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Black Muslims

Black Muslims, African-American religious movement in the United States, split since the late 1970s into the American Society of Muslims and the Nation of Islam. The original group was founded (1930) in Detroit by Wali Farad (or W. D. Fard), whom his followers believed to be "Allah in person." When Farad disappeared mysteriously in 1934, Elijah Muhammad assumed leadership of the group, first in Detroit and then in Chicago. Under his leadership, the black nationalist and separatist sect (then called the Nation of Islam) expanded, mainly among poor blacks and prison populations. Although the group numbered only about 8,000 when Muhammad took over, it grew rapidly in the 1950s and 60s, particularly as a result of the preaching of one of its ministers, Malcolm X. Tension between Muhammad and Malcolm developed, however, and Malcolm's subsequent suspension (1963) and assassination (1965), possibly by Muhammad's followers, caused great dissension in the movement. When Muhammad died in 1975, his son, Wallace D. Muhammad (later Warith Deen Mohammed) took over, preaching a far less inflammatory version of Islam. He aligned the organization with the international Islamic community, moving toward Sunni Islamic practice, and opened the group (renamed the World Community of al-Islam in the West, then the American Muslim Mission, and later the American Society of Muslims) to individuals of all races. In 1977 a group of Black Muslims, led by Louis Farrakhan, split off from the organization, disillusioned by the son's integrationist ideals and lack of allegiance to his father's brand of Islam. They named themselves the Nation of Islam and sought to follow in the footsteps of Elijah Muhammad. In the late 1990s the Nation of Islam began to embrace some traditional Islamic practices, and Farrakhan and Mohammed publicly declared an end to the rivalry between their groups in 2000. W. Deen Mohammed resigned as head of the American Society of Muslims in 2003.

See L. E. Lomax, When the Word Is Given (1964, repr. 1979); C. Eric Lincoln, The Black Muslims in America (1973, repr. 1982); C. E. Marsh, From Black Muslims to Muslims (1984).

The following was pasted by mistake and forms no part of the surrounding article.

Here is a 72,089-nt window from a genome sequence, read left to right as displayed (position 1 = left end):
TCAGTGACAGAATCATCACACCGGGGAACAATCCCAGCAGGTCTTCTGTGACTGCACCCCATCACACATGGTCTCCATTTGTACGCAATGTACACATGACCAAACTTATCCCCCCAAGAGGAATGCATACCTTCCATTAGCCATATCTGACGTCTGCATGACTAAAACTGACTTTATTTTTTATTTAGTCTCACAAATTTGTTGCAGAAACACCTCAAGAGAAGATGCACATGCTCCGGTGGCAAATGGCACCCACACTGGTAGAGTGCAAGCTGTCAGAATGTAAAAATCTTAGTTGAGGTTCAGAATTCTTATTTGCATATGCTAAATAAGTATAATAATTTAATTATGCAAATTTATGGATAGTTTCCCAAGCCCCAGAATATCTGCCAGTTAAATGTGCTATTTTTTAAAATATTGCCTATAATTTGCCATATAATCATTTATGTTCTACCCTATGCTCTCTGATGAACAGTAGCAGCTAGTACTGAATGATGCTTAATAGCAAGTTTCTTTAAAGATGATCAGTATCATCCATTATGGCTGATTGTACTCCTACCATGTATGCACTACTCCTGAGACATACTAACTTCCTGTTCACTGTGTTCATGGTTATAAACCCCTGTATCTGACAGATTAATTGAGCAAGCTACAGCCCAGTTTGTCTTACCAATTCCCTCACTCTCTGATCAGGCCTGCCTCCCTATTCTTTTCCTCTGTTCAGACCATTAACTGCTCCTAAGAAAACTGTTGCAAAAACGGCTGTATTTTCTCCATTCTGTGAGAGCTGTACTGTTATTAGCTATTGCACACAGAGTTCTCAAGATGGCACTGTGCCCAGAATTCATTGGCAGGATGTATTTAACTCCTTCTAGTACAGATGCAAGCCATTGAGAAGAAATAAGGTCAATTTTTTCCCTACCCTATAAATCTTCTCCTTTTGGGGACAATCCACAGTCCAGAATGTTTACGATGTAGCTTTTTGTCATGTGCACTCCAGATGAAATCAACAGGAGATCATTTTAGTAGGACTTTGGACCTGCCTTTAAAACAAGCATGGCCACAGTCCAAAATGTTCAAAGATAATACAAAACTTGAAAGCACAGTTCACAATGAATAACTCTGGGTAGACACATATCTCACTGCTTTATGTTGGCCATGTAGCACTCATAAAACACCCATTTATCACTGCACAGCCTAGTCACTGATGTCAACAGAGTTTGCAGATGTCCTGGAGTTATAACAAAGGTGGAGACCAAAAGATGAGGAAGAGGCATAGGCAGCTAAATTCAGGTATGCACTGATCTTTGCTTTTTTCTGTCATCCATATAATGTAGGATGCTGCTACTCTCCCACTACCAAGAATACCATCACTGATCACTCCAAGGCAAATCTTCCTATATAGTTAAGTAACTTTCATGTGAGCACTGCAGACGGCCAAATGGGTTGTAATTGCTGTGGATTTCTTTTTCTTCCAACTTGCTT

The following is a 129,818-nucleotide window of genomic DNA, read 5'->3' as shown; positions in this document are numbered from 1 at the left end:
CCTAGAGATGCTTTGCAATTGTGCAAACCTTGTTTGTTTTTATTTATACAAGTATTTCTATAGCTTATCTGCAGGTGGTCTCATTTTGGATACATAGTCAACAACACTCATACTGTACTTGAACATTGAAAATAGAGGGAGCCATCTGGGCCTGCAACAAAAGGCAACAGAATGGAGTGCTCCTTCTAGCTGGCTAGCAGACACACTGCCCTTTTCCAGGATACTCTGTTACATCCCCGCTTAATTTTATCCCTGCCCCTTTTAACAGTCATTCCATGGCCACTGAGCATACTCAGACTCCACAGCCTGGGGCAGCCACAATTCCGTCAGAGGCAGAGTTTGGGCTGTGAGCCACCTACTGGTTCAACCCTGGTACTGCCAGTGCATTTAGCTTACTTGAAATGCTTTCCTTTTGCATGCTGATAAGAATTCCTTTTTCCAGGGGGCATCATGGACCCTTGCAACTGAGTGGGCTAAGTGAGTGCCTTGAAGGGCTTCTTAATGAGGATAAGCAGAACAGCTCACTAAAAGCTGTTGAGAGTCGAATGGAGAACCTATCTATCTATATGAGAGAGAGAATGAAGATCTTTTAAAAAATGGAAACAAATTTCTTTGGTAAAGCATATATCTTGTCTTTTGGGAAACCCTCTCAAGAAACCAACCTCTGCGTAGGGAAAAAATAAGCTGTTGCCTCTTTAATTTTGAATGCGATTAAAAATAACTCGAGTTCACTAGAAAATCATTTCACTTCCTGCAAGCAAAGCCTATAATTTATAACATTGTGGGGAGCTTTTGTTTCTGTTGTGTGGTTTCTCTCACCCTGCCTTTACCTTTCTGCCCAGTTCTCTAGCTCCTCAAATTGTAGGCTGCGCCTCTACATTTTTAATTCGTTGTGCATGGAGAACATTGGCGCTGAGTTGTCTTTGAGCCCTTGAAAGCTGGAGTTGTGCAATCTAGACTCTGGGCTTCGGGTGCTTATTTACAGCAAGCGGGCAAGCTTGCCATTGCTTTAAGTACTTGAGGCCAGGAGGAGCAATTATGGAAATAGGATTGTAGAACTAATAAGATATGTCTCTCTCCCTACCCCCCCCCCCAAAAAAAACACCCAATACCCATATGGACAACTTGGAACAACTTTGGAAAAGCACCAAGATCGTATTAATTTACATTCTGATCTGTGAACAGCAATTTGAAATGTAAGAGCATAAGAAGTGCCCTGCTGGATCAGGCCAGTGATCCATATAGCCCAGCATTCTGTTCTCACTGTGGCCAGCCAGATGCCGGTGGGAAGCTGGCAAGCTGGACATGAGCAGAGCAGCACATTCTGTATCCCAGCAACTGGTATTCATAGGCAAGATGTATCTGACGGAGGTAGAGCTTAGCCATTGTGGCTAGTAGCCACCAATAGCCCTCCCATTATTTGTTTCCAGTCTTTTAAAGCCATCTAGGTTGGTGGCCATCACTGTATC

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Black Muslims

Black Muslims. Members of an African American nationalist religious movement. It was founded in Detroit in the 1930s by Wallace D. Fard (sometimes Ford, later known as Wali Farad). He was known as Prophet Fard, the Great Mahdi, and the Saviour. The movement was called originally The Lost-Found Nation of Islam, subsequently The World Community of Islam in the West. Fard hailed black (as they were then called) people as the founders of civilization, and predicted the destruction of Caucasians and Christianity and the establishment of a Black Nation after the final judgement of the white race.

Elijah Muhammad took over the movement on Fard's disappearance in 1934, assuming the titles ‘Minister of Islam’ and ‘Prophet’. Malcolm X became Elijah Muhammad's chief aide in 1963 before breaking away to found the Muslim Mosque, Inc., and the Organization of Afro-American Unity. He was assassinated in Feb. 1965.

When Elijah Muhammad died in 1975, his son, Warith Deen ( Wallace D.) succeeded and endeavoured to bring the movement closer to mainstream Islam throughout the world. A splinter group, led by Louis Farrakhan (see ELIJAH MUHAMMAD), took the name Nation(s) of Islam. This continued the emphasis on separation from white people, and included a theme of anti-semitism.

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Black Muslims

Black Muslims African-American nationalist movement in the USA. It aims to establish a separatist black Muslim state. Founded in Detroit by Wallace Farad in 1930, the movement was led (1934–76) by Elijah Muhammad. Helped by the rhetorical power of the preacher Malcolm X, the organization grew rapidly between 1945 and 1960. Factions developed within the movement, and Malcolm was suspended in 1963. In 1976, the movement split into the American Muslim Mission and the Nation of Islam. The former (led by Elijah's son, Wallace Muhammad) preached a more integrationist message. The Nation of Islam, led by Louis Farrakhan, claimed to uphold the true doctrines of Elijah Muhammad, and preached a more racially exclusive message. During the 1980s and 1990s, the Nation of Islam gained greater popularity in the USA. Mass demonstrations, such as the ‘Million Man March’ (1995) in Washington, D.C., and controversial speeches generated huge media attention. Today, total membership is c.10,000.

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Black Muslims

BLACK MUSLIMS

BLACK MUSLIMS. SeeNation of Islam .

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